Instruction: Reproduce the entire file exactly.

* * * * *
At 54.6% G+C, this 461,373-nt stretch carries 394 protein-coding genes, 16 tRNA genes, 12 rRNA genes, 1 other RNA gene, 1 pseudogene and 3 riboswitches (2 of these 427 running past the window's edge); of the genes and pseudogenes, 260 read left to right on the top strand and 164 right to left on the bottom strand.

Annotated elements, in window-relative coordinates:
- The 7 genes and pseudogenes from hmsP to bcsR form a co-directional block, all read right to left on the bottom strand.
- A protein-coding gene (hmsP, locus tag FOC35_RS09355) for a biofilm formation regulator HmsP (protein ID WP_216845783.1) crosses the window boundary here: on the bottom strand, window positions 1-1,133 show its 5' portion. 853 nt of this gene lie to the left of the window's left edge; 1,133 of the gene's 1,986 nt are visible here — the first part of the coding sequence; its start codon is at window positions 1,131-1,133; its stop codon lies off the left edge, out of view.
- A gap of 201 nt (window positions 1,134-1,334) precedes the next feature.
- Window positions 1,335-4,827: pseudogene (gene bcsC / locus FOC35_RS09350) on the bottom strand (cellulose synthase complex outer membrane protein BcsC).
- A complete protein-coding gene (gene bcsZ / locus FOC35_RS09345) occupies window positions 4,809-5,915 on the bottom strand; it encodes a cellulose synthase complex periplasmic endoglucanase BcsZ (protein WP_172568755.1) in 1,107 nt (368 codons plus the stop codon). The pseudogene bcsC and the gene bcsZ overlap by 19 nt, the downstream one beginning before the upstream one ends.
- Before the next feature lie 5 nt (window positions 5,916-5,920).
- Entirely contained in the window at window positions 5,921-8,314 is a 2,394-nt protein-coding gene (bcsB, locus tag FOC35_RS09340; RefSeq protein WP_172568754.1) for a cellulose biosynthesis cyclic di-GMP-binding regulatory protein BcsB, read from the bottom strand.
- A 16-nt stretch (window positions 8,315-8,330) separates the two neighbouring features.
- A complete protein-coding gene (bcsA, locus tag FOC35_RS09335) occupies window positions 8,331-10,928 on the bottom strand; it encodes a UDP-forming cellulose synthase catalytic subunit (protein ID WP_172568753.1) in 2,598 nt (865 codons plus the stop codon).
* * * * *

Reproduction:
At 54.6% G+C, this 461,373-nt stretch carries 394 protein-coding genes, 16 tRNA genes, 12 rRNA genes, 1 other RNA gene, 1 pseudogene and 3 riboswitches (2 of these 427 running past the window's edge); of the genes and pseudogenes, 260 read left to right on the top strand and 164 right to left on the bottom strand.

Annotated elements, in window-relative coordinates:
- The 7 genes and pseudogenes from hmsP to bcsR form a co-directional block, all read right to left on the bottom strand.
- A protein-coding gene (hmsP, locus tag FOC35_RS09355) for a biofilm formation regulator HmsP (protein ID WP_216845783.1) crosses the window boundary here: on the bottom strand, window positions 1-1,133 show its 5' portion. 853 nt of this gene lie to the left of the window's left edge; 1,133 of the gene's 1,986 nt are visible here — the first part of the coding sequence; its start codon is at window positions 1,131-1,133; its stop codon lies off the left edge, out of view.
- A gap of 201 nt (window positions 1,134-1,334) precedes the next feature.
- Window positions 1,335-4,827: pseudogene (gene bcsC / locus FOC35_RS09350) on the bottom strand (cellulose synthase complex outer membrane protein BcsC).
- A complete protein-coding gene (gene bcsZ / locus FOC35_RS09345) occupies window positions 4,809-5,915 on the bottom strand; it encodes a cellulose synthase complex periplasmic endoglucanase BcsZ (protein WP_172568755.1) in 1,107 nt (368 codons plus the stop codon). The pseudogene bcsC and the gene bcsZ overlap by 19 nt, the downstream one beginning before the upstream one ends.
- Before the next feature lie 5 nt (window positions 5,916-5,920).
- Entirely contained in the window at window positions 5,921-8,314 is a 2,394-nt protein-coding gene (bcsB, locus tag FOC35_RS09340; RefSeq protein WP_172568754.1) for a cellulose biosynthesis cyclic di-GMP-binding regulatory protein BcsB, read from the bottom strand.
- A 16-nt stretch (window positions 8,315-8,330) separates the two neighbouring features.
- A complete protein-coding gene (bcsA, locus tag FOC35_RS09335) occupies window positions 8,331-10,928 on the bottom strand; it encodes a UDP-forming cellulose synthase catalytic subunit (protein ID WP_172568753.1) in 2,598 nt (865 codons plus the stop codon).